05 December 2013

Back...and Forth

Ebb and Flow   Photographer:  Matt Tilghman
I read somewhere recently that scientists are still in search of answers to why we remember, the biological imperatives for memory, a complete organic and chemical mapping of the process of remembering. Under different circumstances and provided appropriate prompts, I might have joined their ranks and made the investigation my life's work. Memory has intrigued me for a very long time.

It is fascinating, for example, how a perfectly lovely day can be negatively impacted by the sight of a woman wearing a dress like one my 2nd grade teacher wore on the day of some classroom crisis, an event that slept unobserved in my mind for decades. Where is such a memory stored in the mind and why is it stored? Why don't we remember everything? Or do we, in fact, remember everything but only have access to particular memories?

"Ebb and Flow #8 (from the Ebb and Flow series). Drawing. Artist:  Doug Russell
Over Thanksgiving, in my sister G______'s Tallahassee home, my pulse and breathing commenced the rhythms of anguish as I noticed the photographs scattered throughout the house on walls and bookshelves:  various groupings of my mother and siblings and grandmother, shot in an array of locations and events. I do not appear in any of them. Looking at the photos, memories were evoked although the pictures depict times and spaces I  never visited, Memory and emotion swirled and swelled with enough force to affect my heart rate and bring tears to my eyes.

I stood alone before these images and felt the loneliness and yearning of a lifetime, while echoes of voices and music clamored and collided in my mind's ear.

Several large cardboard boxes sit in my sister's dining room. They contain photographs and other memorabilia from my mother and maternal grandmother's lives. By G____'s report, the boxes have been largely untouched since they were deposited in their place against the wall. The project to sort and distribute these sentimental artifacts has not advanced. "Oh, you go ahead and take care of it," has been the response of visiting family members.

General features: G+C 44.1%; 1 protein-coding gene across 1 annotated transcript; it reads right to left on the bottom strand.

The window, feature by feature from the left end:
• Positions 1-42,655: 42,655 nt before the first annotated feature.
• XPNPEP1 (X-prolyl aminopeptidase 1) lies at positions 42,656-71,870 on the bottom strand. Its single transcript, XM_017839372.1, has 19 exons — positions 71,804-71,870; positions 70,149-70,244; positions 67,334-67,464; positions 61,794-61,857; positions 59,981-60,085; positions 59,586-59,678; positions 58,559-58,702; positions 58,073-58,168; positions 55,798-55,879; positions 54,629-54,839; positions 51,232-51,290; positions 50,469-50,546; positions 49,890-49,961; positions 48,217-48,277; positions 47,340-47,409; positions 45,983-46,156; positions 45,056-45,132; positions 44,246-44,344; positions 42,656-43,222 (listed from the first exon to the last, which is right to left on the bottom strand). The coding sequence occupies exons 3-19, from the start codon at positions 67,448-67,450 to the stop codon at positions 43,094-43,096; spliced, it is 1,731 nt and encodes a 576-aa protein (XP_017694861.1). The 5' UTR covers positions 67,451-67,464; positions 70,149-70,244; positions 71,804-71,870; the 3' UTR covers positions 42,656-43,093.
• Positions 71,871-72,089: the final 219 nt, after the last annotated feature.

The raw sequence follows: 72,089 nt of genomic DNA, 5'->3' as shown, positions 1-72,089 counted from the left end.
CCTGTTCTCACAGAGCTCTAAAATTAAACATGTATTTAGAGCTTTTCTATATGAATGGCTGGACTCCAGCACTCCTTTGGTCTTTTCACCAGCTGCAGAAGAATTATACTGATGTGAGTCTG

A motivation for my Thanksgiving visit this year -- my first visit in almost 8 years -- was to assist in the sort-and-distribute project. With quickened pulse and trembling hands, I jumped in on Day Two. As I worked, it occurred to me:  perhaps in my position/role as "outsider" I have an fortitude that makes the task less painful than it is for the "insiders." Or, my pain is of a different kind.

There are few things I enjoy more than standing smack dab in the middle of a jumbled mess and being charged with creating order. As I worked, my fondness for organization would rule...and then be obliterated by a flood of heartache and memory....then rise again and fill me with pleasure and inspiration as the design of workable system emerged. What drives that fluctuating flow? Instantaneously, gripped by a wave of heartache, I lost the sharp focus and bright-burning creative energy that moments before had my fingers flying on the keyboard as I entered data into my spreadsheet. I felt heavy, my hands lay thick and lifeless in my lap. I stared at the photographs...into the eyes of people who love me but would rather not be around me.

In the present moment -- the here and now where I am real, where I have body and mind -- contemplating "back then" -- photographed worlds where I do not appear, existing only as a memory in the minds of the people who do appear, my vitality is sacrificed when painful remembering surges.

I want my vitality. How to not remember....  Or how to become stronger than Memory.